uruguay: protecting biodiversity in agriculture
Friends of the Earth Uruguay / REDES recognize that declining diversity of food grown on farms is both a likely cause, and a consequence, of this crisis. As a solution, they aimed to use conservation and reintroduction of local varieties to build up the food autonomy of rural families. They also sought to bring decision-making about local resources — biodiversity, water, agriculture and food — back into the hands of people and communities. By promoting collective rights, this project would also challenge the ongoing corporate take-over of these resources.
what happened: FoE Uruguay began by compiling and generating value-added information on corporate behaviour and food sovereignty. This included reports, briefings, and magazine articles on: international financial institutions, US and transnational corporations, water and fisheries, and free trade and investment agreements. They shared this information with other civil society organizations, as well as members of parliament in Latin America.
FoE Uruguay also lobbied the government about the need to question policies which concentrate corporate power. They met with the Ministry of Environment and other key parliamentarians about the impacts of genetically modified (GM) crops. They also participated in a special consultative government committee on new water and fisheries legislation, as well as on the formulation of Uruguay’s biosafety framework.
At the same time, FoE Uruguay worked to build coalitions and networks which defend collective rights. This included a plan with Via Campesina in Brazil to carry out a massive campaign against monoculture expansion, working alongside other regional organisations and coalitions. At the international level, FoE Uruguay followed up the February 2007 Forum for Food Sovereignty in Mali with a meeting in Buenos Aires in June, where civil society groups agreed on strategies to confront agribusiness.
FoE Uruguay also used media work to raise public awareness on these issues. This included producing three radio programs broadcast by Real World Radio (www.realworldradio.org), which reached community radios all across Latin America, as well as print and TV coverage.
Finally, FoE Uruguay also took the step of legal action, to challenge corporate power and to defend citizens’ right to information.
what is changing: In a major victory, after pressure from FoE Uruguay and other groups, the national government has introduced a moratorium on new GM crops. FoE Uruguay are also hopeful that the new water and fisheries legislation might restrict corporate power.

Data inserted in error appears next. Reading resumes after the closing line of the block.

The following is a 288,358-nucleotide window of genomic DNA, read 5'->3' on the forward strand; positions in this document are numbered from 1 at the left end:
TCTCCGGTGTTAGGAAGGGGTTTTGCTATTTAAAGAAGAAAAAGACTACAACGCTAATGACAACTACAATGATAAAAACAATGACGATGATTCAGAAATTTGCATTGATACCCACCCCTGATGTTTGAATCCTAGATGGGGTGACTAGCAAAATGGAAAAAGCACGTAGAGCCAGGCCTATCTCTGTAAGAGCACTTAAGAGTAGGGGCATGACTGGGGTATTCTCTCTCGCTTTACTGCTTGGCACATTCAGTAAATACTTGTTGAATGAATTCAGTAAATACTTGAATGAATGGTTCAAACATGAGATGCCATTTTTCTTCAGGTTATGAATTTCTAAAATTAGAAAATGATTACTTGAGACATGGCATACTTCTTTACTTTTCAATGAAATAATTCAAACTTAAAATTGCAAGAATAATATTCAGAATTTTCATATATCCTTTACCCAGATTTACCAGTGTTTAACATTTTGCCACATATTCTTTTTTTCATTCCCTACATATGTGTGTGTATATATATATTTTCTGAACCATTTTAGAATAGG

FoE Uruguay’s work has strengthened coordination between organisations and movements working on water, human rights, food sovereignty and local economic development in Latin America, the Caribbean and even other Southern regions. FoE Uruguay is a key actor in an increasing number of Latin America fora. They have also strengthened their coordination of the Hemispheric Social Alliance with regard to corporates issues, and are actively preparing for May 2008 Summit of the Peoples in Lima.
In terms of media work, “We have been able to make our space in the mass media and kept developing the alternative media through Real World Radio and their quarterly magazine Biodiversidad, Sustento y Culturas.” They also have a permanent spot on two national radio programs, which allows them to reach almost 21,000 people every week. Dozens of other radio, TV and print pieces have covered their work.
In general, FoE Uruguay’s information and analysis helped inform and mobilize citizens on corporate issues related to food sovereignty and access to water at the national, regional and international levels. In 2007 they also worked to involve rural women’s organizations in these issues.
Two events, which FoE Uruguay helped organized, demonstrated the public’s greater involvement in social movements: the National March in Defence of Sovereignty, and the Forum of Southern Peoples (Foro de los Pueblos del Sur), held in parallel to the MERCOSUR (Latin American regional trade) summit. The latter was attended by one thousand people.
what we learned: FoE Uruguay faced a considerable challenge in convincing politicians to take their position, despite managing to consult with them and participating in special committees on the new laws. Although such consultative spaces have opened up, FoE Uruguay fears that, “at the end of the day, real participation in the definition of policies is not really allowed.”
Another challenge is that the need for jobs and new investment often trumps other issues when it comes to mobilizing people — a key challenge in FoE Uruguay’s efforts to oppose monocultures and the wood pulp industry. However, “The forums organized by REDES all over the country and the presentation of our video on the impacts of plantations have contributed a lot.”
Finally, despite a media bias toward the corporate viewpoint, FoE Uruguay was able to introduce their analysis to the debate; however obtaining media coverage of alternative visions remains a considerable challenge in Uruguay.
what next: According to FoE Uruguay, “We need to keep up the pressure to guarantee the creation of spaces for real participation, and to make sure that existing spaces such as the COASAS (for the defining of the water policy) allow for real participation.”
with thanks to our funders: the dutch ministry of foreign affairs